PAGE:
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Wednesday, November 26, 2014
Multiple myeloma patient in crisis
My relative was found on the floor, had been down for over 48 hours. No food or water or meds. Has MM. When she was at hospital, blood sugar was 847, severely dehydrated, electrolytes way out of balance, potassium low, elevated white count, she was very confused, arms and legs flailing. She was on thalidomide for multiple myeloma, was recently seen by GP for ankle swelling and anxiety. He prescribed diuretic and new antidepressant. At hospital, they DC the thalidomide. She has never been diagn as diabetic. Any ideas about what happened? Thalidomide toxicity? Could new antidepress drug increase th toxicity? She is still having uncontrolled arm and leg flailing, BS is in the 200`s with insulin shots. Lower body weakness. Any ideas would be helpful. Can thalidomide cause high blood sugar? Patient is 75. Thankyou!
Although anything is possible, it is very unlikely that thalidomide caused the high blood sugars. The standard treatment for multiple myeloma is thalidomide PLUS high-dose steroids, usually decadron, which are administered for at least several days each month. These steroids routinely cause high blood sugars, just as you have described. Most of the other problems (electrolyte changes, confusion, uncontrolled movements of the limbs, weakness) can be seen with high blood sugars, as well as being on the floor without water for two days. It is also possible that she was “on her way” to becoming a diabetic (it is a common illness in the elderly) and the high steroids were enough to tip her into that condition; therefore she may continue to need diabetic treatment.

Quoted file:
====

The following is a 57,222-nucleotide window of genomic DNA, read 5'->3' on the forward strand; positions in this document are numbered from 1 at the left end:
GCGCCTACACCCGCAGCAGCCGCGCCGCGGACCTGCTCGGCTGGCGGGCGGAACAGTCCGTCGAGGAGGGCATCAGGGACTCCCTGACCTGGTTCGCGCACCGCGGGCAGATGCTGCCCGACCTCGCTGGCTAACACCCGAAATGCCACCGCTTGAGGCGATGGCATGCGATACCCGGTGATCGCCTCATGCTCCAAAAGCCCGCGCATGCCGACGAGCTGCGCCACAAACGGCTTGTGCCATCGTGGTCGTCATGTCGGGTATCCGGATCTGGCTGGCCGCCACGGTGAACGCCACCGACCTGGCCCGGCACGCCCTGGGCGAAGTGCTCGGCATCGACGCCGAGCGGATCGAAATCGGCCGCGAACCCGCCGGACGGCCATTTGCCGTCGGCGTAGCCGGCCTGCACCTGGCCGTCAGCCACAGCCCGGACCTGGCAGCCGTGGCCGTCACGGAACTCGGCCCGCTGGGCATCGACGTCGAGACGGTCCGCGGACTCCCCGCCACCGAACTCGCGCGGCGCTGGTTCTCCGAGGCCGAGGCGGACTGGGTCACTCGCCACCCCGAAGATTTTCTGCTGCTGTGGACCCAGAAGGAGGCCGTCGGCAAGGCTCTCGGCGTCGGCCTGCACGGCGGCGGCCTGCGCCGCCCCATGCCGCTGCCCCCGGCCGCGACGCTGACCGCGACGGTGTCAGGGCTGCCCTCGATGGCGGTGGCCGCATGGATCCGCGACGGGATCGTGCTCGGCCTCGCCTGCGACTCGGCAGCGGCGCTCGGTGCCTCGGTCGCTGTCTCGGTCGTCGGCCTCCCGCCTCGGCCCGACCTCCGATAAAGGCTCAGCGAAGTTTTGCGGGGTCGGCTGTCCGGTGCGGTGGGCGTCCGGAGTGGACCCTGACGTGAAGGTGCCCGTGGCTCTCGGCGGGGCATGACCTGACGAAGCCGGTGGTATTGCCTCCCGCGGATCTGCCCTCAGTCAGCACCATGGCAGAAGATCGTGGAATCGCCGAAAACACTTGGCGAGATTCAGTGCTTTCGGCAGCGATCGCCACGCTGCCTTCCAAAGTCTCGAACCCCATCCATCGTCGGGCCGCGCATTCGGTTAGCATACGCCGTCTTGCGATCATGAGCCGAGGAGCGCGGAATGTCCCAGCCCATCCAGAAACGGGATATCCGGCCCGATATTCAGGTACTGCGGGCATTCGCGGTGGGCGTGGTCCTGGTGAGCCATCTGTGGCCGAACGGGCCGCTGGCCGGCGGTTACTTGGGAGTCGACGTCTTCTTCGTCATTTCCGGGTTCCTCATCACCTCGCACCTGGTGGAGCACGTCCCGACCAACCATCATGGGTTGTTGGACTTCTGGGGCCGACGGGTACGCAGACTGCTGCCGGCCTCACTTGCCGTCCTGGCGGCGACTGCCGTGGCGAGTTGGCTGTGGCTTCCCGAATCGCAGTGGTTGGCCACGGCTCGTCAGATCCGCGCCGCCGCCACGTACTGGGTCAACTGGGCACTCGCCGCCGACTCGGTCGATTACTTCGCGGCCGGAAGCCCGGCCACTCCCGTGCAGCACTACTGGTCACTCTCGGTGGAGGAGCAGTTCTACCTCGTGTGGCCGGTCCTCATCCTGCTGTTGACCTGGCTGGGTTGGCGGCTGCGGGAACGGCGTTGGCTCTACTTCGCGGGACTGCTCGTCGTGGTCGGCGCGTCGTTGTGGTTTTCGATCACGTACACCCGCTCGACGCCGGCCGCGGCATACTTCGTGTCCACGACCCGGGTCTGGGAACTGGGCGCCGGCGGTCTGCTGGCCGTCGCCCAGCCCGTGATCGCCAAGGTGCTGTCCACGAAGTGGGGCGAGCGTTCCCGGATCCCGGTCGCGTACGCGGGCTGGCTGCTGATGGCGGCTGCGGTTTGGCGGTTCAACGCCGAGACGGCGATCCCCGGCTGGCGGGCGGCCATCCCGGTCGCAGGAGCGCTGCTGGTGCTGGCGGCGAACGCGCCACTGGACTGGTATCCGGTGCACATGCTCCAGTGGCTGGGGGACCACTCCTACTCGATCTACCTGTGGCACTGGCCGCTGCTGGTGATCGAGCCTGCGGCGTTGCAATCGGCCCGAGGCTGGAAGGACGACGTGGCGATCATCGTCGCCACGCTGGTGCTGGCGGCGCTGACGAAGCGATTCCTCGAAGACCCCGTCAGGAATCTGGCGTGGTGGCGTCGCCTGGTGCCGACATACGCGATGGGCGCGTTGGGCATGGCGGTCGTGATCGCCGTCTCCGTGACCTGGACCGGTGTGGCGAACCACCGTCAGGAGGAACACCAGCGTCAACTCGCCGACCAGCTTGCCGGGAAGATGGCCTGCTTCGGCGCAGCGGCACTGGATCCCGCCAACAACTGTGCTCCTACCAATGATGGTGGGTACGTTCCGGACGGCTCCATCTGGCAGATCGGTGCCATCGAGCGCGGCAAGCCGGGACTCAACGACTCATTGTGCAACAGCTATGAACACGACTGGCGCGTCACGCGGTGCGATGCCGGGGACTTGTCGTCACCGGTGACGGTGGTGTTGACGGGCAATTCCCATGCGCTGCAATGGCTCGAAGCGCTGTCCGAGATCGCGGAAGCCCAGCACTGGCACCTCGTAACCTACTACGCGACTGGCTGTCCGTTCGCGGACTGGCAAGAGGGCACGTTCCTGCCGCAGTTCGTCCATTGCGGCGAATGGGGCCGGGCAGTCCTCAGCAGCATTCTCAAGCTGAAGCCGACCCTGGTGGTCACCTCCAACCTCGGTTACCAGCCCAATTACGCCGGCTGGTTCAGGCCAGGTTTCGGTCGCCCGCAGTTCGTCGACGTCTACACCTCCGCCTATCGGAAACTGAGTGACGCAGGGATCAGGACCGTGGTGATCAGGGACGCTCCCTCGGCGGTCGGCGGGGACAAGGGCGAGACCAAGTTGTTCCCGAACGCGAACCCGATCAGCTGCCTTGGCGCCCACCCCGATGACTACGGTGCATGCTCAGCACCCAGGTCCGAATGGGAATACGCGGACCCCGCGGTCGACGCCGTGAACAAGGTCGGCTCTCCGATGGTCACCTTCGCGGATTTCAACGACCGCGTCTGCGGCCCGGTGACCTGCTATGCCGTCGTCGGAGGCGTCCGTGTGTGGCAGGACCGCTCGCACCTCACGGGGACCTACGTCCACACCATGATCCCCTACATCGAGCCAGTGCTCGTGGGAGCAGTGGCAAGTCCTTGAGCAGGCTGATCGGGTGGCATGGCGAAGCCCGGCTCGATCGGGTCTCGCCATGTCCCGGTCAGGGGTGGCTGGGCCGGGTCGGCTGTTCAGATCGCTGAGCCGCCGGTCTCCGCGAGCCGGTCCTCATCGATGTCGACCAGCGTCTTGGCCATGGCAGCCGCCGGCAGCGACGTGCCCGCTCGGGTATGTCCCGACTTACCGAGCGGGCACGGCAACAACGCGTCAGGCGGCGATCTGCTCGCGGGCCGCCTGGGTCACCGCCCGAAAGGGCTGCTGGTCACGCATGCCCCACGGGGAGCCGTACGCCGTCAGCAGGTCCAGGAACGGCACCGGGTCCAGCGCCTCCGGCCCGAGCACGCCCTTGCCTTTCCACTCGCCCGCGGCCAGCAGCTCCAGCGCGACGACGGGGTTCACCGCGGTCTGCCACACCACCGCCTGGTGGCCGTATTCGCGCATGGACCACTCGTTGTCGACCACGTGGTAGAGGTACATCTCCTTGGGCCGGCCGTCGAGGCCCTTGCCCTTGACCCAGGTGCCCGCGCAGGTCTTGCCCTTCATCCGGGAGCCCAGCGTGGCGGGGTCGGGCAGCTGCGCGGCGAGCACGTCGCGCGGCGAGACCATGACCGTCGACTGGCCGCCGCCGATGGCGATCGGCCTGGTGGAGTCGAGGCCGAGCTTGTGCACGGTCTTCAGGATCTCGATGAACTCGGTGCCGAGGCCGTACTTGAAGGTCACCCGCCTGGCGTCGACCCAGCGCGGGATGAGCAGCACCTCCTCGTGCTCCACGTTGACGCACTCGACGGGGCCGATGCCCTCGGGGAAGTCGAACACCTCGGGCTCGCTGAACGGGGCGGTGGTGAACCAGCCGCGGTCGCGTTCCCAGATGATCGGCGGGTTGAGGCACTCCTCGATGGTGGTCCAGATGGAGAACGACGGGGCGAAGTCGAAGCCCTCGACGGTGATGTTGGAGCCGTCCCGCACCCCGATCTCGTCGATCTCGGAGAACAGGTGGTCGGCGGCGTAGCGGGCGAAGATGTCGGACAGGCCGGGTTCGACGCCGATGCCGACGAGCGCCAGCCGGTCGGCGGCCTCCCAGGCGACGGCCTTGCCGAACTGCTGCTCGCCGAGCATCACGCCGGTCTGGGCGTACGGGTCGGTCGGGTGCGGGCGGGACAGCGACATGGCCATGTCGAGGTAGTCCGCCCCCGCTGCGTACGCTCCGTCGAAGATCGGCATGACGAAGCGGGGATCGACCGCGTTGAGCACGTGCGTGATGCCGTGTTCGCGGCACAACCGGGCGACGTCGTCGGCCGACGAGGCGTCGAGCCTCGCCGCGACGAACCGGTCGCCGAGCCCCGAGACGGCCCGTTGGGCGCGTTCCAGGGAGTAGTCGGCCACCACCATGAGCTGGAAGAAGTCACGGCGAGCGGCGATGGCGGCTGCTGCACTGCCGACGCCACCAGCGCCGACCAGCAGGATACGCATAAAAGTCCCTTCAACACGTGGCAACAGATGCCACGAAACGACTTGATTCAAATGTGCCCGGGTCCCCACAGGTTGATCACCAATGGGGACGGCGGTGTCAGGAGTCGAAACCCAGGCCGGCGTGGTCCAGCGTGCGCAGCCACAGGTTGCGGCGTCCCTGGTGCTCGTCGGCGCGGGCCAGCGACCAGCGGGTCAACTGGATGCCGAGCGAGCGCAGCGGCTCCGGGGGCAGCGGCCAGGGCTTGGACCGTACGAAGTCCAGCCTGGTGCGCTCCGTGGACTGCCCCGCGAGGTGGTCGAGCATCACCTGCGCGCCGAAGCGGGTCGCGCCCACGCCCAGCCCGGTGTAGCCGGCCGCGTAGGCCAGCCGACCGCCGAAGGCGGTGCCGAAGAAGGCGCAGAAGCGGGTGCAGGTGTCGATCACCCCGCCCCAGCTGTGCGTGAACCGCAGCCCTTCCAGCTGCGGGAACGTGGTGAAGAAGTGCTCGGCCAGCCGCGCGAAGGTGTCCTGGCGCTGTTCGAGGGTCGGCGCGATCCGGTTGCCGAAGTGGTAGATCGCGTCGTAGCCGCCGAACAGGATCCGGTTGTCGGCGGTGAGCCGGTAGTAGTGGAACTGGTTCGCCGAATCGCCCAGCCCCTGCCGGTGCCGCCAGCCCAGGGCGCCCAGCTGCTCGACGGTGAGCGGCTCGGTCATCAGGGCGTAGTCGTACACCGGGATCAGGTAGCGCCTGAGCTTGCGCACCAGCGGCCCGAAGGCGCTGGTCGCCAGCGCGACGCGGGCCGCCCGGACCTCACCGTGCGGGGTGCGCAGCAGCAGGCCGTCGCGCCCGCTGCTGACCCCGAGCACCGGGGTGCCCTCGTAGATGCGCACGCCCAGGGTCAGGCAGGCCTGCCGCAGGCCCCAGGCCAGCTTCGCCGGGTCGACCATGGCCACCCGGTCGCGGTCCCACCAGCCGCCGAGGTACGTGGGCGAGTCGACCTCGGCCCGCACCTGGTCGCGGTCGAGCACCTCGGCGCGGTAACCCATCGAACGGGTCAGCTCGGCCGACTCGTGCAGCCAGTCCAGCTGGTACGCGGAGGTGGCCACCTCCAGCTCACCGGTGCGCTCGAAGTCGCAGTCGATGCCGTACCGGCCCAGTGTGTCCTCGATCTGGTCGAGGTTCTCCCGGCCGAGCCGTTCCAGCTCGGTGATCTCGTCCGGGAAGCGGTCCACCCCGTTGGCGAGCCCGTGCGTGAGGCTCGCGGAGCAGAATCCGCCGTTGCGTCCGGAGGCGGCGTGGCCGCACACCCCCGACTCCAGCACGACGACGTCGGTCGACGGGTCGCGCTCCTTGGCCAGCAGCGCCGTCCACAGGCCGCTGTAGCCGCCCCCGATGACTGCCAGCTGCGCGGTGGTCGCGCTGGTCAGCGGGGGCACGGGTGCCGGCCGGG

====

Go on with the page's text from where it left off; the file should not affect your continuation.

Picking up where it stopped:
Thalidomide, however, is known to cause changes in the nervous system and could possibly have an effect on the confusion and the limb movements, as well as depression. Again, all of these abnormalities can be seen in someone elderly with a cancer, but these are also some of the more usual side effects of thalidomide. If her problems are related to thalidomide, she will continue to improve as time passes since her last dose of drug.
Joanna M Brell, MD
Formerly, Assistant Professor of Medicine
School of Medicine
Case Western Reserve University